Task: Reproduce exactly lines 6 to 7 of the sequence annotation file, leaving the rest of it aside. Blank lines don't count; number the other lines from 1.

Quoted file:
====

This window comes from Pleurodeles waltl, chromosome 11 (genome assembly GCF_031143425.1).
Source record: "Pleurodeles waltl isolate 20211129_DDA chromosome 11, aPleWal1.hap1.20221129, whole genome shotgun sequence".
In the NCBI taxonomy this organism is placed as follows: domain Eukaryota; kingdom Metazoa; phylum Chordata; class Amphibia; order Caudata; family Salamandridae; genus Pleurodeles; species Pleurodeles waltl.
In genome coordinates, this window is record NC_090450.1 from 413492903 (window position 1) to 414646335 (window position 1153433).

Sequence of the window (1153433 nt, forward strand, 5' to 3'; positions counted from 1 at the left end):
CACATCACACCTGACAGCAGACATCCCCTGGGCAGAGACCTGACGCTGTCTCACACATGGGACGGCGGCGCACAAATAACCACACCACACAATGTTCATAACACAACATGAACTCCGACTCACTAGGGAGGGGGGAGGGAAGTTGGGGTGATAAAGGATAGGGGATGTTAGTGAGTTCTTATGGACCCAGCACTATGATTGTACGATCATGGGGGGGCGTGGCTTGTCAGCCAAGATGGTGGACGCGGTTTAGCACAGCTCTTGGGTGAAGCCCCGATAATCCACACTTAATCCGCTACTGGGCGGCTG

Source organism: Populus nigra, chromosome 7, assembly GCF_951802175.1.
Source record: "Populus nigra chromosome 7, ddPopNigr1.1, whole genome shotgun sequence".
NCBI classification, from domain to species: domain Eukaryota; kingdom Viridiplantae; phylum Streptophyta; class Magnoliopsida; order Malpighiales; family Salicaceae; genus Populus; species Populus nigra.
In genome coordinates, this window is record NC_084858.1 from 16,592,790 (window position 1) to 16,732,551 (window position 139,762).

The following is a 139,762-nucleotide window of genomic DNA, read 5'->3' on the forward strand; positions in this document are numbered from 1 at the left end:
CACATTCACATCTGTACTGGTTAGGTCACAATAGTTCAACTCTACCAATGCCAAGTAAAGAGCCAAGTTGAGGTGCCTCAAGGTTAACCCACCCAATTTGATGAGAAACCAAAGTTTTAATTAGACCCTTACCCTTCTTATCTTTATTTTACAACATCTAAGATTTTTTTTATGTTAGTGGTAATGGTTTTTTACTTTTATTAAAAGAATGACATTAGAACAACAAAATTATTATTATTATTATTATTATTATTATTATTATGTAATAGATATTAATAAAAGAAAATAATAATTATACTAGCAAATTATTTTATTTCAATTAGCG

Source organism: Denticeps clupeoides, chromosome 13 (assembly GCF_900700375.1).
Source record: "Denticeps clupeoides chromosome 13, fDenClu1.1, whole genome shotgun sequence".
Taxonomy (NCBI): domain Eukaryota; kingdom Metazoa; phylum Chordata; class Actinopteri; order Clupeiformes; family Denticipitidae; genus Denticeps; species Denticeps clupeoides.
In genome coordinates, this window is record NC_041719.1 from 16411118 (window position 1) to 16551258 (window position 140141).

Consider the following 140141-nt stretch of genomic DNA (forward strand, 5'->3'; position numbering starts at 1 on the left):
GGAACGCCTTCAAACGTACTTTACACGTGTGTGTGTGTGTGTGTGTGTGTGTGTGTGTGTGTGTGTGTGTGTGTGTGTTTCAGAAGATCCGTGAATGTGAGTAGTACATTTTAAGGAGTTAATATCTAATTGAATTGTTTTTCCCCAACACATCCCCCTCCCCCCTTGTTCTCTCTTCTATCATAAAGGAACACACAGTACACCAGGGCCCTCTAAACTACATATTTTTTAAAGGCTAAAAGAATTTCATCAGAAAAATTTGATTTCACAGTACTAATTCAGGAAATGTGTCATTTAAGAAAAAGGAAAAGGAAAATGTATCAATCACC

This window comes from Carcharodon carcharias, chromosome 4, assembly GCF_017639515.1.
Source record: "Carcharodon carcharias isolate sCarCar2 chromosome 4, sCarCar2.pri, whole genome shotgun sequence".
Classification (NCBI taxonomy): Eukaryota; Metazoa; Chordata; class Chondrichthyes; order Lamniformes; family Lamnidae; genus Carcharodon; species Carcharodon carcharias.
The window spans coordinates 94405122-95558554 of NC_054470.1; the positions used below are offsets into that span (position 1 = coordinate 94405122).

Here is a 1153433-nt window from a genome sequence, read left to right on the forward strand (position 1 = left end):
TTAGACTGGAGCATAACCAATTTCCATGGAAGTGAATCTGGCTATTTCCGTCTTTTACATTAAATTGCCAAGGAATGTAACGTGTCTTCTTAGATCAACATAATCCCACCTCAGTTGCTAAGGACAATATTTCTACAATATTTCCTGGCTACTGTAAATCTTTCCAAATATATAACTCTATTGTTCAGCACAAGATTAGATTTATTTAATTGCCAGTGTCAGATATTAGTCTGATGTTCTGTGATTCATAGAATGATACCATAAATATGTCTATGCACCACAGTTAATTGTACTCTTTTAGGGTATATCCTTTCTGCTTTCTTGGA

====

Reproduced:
CACATCACACCTGACAGCAGACATCCCCTGGGCAGAGACCTGACGCTGTCTCACACATGGGACGGCGGCGCACAAATAACCACACCACACAATGTTCATAACACAACATGAACTCCGACTCACTAGGGAGGGGGGAGGGAAGTTGGGGTGATAAAGGATAGGGGATGTTAGTGAGTTCTTATGGACCCAGCACTATGATTGTACGATCATGGGGGGGCGTGGCTTGTCAGCCAAGATGGTGGACGCGGTTTAGCACAGCTCTTGGGTGAAGCCCCGATAATCCACACTTAATCCGCTACTGGGCGGCTG

Source organism: Populus nigra, chromosome 7, assembly GCF_951802175.1.